view libtomcrypt/notes/tech0001.txt @ 757:230666086711 ecc

ecc key import function
author Matt Johnston <matt@ucc.asn.au>
date Wed, 27 Mar 2013 23:50:52 +0800
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Tech Note 0001
How to Gather Entropy on Embedded Systems
Tom St Denis

Introduction
------------

This tech note explains a relatively simple way to gather entropy for a PRNG (Yarrow in this case) in embedded systems
where there are few sources of entropy or physical sources.

When trying to setup a secure random number generator a fresh source of random data (entropy) is required to ensure the
deterministic state of the PRNG is not known or predetermined with respect to an attacker.

At the very least the system requires one timer and one source of un-timed interrupts.  by "un-timed" I mean interrupts
that do not occur at regular intervals [e.g. joypad/keypad input, network packets, etc...].

First we shall begin by taking an overview of how the Yarrow PRNG works within libtomcrypt.  At the heart of all
PRNGs is the "prng_state" data type.  This is a union of structures that hold the PRNG state for the various prngs.  The 
first thing we require is a state... 

   prng_state myPrng;

Next we must initialize the state once to get the ball rolling

   if (yarrow_start(&myPrng) != CRYPT_OK) {
      // error should never happen!
   }

At this point the PRNG is ready to accept fresh entropy which is added with

   int yarrow_add_entropy(const unsigned char *buf, unsigned long len, prng_state *prng)

This function is **NOT** thread safe which will come under consideration later.  To add entropy to our PRNG we must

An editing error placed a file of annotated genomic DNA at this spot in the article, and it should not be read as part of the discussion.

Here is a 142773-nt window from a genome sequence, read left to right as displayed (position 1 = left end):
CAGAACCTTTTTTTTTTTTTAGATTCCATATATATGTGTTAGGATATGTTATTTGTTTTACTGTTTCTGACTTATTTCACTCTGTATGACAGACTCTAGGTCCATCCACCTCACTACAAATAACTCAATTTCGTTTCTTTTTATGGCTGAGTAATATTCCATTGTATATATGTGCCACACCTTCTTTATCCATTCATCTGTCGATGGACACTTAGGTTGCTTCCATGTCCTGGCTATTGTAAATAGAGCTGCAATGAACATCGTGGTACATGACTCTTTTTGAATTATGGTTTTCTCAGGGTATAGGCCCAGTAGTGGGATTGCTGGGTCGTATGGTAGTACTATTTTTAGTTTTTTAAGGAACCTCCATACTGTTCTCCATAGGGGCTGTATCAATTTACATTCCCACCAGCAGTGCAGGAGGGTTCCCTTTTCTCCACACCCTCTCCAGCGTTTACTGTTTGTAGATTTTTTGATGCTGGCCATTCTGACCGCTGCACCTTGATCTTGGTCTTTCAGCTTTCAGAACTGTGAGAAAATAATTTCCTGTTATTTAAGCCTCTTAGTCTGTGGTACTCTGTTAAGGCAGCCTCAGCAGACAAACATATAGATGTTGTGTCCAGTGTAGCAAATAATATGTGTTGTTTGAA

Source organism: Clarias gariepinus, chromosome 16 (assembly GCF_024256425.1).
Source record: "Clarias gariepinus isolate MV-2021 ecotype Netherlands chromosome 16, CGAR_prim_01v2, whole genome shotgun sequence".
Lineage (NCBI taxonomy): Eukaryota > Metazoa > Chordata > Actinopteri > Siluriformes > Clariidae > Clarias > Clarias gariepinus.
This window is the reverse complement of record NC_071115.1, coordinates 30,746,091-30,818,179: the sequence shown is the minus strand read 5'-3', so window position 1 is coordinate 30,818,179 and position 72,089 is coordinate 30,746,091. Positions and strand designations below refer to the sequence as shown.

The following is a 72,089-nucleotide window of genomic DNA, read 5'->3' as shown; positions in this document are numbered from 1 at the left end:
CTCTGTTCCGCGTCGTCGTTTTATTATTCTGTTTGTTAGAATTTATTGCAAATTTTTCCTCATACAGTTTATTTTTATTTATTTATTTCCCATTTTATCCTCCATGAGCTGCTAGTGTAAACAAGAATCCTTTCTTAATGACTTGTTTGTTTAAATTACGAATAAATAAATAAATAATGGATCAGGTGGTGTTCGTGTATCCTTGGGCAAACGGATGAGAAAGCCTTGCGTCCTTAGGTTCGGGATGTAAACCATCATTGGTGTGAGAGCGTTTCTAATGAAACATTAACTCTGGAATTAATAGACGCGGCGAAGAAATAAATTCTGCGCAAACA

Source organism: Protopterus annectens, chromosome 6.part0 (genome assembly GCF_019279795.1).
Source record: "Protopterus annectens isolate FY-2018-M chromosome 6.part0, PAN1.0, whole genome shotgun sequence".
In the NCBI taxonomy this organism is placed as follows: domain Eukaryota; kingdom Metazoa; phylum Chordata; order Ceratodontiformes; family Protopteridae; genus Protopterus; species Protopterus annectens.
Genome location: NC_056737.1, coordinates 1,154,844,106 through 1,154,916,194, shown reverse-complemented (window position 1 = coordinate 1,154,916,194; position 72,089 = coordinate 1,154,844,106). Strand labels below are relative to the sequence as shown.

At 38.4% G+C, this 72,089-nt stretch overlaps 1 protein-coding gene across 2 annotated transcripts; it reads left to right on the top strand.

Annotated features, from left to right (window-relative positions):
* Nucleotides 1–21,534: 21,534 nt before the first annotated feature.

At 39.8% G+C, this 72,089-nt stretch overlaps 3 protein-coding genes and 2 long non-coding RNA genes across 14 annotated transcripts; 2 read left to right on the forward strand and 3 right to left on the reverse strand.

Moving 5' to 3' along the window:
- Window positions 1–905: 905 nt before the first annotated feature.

call this function with fresh data as its sampled.  Lets say we have a timer counter called "uTimer" which is a 32-bit 
long and say a 32-bit joyPad state called "uPad".  An example interrupt handler would look like

   void joypad_interrupt(...) {
       unsigned char buf[8];

       STORE32L(uTimer, buf);
       STORE32L(uPad, buf+4)
       if (yarrow_add_entropy(buf, 8, &myPrng) != CRYPT_OK) {
          // this should never occur either unless you didn't call yarrow_start
       }
 
       // handle interrupt
   }

In this snippet the timer count and state of the joypad are added together into the entropy pool.  The timer is important
because with respect to the joypad it is a good source of entropy (on its own its not).  For example, the probability of
the user pushing the up arrow is fairly high, but at a specific time is not.

This method doesn't gather alot of entropy and has to be used to for quite a while.  One way to speed it up is to tap
multiple sources.  If you have a network adapter and other sources of events (keyboard, mouse, etc...) trapping their
data is ideal as well.  Its important to gather the timer along with the event data.

As mentioned the "yarrow_add_entropy()" function is not thread safe.  If your system allows interrupt handlers to be 
interrupted themselves then you could have trouble.  One simple way is to detect when an interrupt is in progress and
simply not add entropy during the call (jump over the yarrow_add_entropy() call)

Once you feel that there has been enough entropy added to the pool then within a single thread you can call

    int yarrow_ready(prng_state *prng)

Now the PRNG is ready to read via the 

    unsigned long yarrow_read(unsigned char *buf, unsigned long len, prng_state *prng)

It is a very good idea that once you call the yarrow_ready() function that you stop harvesting entropy in your interrupt
functions.  This will free up alot of CPU time.  Also one more final note.  The yarrow_read() function is not thread
safe either.  This means if you have multiple threads or processes that read from it you will have to add your own semaphores
around calls to it.